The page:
Roberto Mangabeira Unger and Lee Smolin. The Singular Universe and the Reality of Time: A Proposal in Natural Philosophy. Cambridge University Press, 2015.

If there are a number of propositions that the majority of physicists would hold, these would include:

  • There are immutable scientific laws, true for all space and time.
  • The universe is one of many universes in a multiverse generated by “eternal inflation”.
  • Mathematics exists independently of the human imagination or indeed the physical world, and in some sense the root ground of reality is mathematical.
  • Time is in some sense an illusion, there are many physical phenomena that are time-invariant.

In this book Brazilian philosopher and political activist Roberto Unger and cosmologist Lee Smolin collaborate to challenge these world views, arguing that there is only one universe, which had an indefinite past and will have an indefinite future; that the laws of physics evolve; that mathematics does not exist outside of the relationships between real things in the physical universe and that time is not just real, it is the central reality.
In constructing these theses the authors challenge huge swathes of accepted science; from general relativity to quantum mechanics, for example contra Einstein arguing that there is a universal cosmic time.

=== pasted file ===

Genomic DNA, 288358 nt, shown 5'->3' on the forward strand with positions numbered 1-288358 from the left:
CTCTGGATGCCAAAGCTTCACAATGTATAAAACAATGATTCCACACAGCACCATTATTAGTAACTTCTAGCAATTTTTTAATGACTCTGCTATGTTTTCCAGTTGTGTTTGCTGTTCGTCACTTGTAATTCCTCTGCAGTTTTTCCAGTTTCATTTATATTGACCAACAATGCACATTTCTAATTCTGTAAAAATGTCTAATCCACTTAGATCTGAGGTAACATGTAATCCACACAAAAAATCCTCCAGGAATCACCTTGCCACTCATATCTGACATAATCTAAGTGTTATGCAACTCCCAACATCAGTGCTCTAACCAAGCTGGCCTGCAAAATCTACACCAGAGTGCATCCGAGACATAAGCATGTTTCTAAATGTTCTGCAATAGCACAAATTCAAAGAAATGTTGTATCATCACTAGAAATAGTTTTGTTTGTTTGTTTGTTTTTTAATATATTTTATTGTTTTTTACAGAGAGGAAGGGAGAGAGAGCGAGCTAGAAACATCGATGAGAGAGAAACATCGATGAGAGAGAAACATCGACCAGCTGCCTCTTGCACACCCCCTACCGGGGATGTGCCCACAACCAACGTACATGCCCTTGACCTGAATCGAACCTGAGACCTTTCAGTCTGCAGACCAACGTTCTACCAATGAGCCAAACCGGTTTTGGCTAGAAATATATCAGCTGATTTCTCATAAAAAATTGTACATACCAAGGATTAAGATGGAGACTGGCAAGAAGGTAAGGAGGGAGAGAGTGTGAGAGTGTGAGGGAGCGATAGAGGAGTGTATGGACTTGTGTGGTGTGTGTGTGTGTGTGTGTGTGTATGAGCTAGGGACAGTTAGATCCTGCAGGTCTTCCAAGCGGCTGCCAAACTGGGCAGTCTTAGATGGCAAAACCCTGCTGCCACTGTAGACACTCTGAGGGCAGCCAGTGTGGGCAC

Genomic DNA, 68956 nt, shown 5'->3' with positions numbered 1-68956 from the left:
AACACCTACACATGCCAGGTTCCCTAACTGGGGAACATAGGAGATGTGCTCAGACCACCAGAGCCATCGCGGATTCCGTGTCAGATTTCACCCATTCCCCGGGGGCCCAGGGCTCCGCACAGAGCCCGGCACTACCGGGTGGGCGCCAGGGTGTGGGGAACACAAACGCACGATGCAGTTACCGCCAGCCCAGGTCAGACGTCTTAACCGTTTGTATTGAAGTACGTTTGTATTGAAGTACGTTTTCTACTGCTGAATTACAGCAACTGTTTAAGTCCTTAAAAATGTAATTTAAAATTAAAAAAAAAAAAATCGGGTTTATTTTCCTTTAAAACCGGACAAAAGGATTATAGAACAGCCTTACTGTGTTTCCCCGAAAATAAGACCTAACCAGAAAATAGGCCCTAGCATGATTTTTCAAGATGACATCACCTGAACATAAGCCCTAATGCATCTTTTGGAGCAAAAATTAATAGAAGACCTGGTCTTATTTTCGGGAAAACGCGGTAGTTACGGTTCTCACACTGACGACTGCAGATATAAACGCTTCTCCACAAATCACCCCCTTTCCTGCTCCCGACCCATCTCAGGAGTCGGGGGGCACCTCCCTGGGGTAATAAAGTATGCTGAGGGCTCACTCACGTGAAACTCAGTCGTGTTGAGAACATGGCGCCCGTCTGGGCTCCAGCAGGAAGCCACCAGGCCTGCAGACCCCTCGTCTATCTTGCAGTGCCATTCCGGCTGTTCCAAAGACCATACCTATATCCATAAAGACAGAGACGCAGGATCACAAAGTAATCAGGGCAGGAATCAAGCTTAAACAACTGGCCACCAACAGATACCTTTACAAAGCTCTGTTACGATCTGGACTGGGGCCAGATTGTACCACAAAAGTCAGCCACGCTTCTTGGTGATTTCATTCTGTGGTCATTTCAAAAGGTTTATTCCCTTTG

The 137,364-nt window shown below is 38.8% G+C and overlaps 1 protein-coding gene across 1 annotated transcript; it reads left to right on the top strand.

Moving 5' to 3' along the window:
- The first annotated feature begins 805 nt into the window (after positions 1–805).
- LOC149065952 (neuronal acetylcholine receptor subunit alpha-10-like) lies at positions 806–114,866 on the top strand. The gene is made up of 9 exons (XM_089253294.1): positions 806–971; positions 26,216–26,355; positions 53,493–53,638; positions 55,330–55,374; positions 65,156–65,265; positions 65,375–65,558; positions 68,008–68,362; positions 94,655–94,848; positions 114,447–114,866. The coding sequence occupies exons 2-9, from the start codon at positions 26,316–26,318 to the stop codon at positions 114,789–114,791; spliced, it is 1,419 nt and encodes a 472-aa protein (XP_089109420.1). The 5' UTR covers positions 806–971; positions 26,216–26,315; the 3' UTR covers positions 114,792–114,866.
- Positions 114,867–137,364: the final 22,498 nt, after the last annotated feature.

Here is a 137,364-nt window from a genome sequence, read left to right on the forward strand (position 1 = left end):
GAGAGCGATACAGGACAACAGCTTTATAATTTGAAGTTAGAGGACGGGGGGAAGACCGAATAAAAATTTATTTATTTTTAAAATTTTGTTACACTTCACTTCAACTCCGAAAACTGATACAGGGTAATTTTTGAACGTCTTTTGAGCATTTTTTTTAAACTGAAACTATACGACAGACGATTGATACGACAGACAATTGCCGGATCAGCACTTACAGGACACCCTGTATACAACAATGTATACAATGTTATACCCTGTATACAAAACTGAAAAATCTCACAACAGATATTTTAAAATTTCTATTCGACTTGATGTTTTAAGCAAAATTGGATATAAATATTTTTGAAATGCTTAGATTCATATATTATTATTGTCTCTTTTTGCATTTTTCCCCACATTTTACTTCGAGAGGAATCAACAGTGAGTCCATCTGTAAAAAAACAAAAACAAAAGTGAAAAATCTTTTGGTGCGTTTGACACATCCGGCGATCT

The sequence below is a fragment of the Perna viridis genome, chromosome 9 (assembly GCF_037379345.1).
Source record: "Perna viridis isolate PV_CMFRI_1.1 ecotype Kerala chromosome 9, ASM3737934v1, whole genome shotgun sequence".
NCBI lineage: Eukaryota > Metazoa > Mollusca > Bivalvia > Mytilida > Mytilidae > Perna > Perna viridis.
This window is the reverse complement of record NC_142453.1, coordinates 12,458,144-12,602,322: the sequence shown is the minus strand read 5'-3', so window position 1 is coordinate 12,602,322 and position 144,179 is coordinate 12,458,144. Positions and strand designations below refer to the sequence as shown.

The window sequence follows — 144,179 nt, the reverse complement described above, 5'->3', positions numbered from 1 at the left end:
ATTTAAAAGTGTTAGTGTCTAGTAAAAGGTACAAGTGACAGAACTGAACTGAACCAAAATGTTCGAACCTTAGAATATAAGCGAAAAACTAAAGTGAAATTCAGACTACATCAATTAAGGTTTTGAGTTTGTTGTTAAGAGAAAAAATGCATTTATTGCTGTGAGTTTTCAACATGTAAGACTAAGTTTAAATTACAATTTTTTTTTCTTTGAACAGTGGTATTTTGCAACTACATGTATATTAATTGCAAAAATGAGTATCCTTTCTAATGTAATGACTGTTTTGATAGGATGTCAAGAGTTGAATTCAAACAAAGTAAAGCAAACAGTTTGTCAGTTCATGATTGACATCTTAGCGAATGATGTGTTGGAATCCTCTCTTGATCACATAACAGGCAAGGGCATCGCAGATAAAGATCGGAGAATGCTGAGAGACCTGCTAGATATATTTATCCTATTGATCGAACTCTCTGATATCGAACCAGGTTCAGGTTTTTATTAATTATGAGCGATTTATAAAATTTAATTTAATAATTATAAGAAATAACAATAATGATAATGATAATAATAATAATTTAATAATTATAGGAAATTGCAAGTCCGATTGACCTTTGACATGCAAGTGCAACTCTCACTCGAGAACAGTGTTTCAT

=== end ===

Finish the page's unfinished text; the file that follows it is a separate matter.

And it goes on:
The largest portion of the book, more than two thirds is written by Unger. This section should be comprehensible with care and does not need, in general, specialised mathematic knowledge, but it is certainly not an easy read. It is also the section that raises some concerns. Surely the example of Marx and Engels suggests that it is not a particularly good idea for political philosophers to pontificate on science. A concern by no means alleviated by the hagiographical entry on Unger in Wikipedia; http://en.wikipedia.org/wiki/Roberto_Mangabeira_Unger
The word “cult” might come to your mind, but I couldn’t possibly comment! Personally I cannot see any reason why “unitary nature” should run itself according to anyone’s philosophical predilections. Of course it is possible to argue that certain hypotheses such as the multiverse might be scientifically valueless, if they make no specific predictions which would separate them out from alternatives.
Smolin in the second, smaller, section seeks to provide a more detailed scientific description of these ideas; though as the appendix shows the two authors by no means agree on everything.
This is, as the authors make clear, by no means a popular science book, and I would suspect that a really good background knowledge of physics and cosmology would be needed to evaluate the arguments. I imagine it will be controversial, but I rather doubt that anyone will suggest burning it. -- Peter Rogerson.

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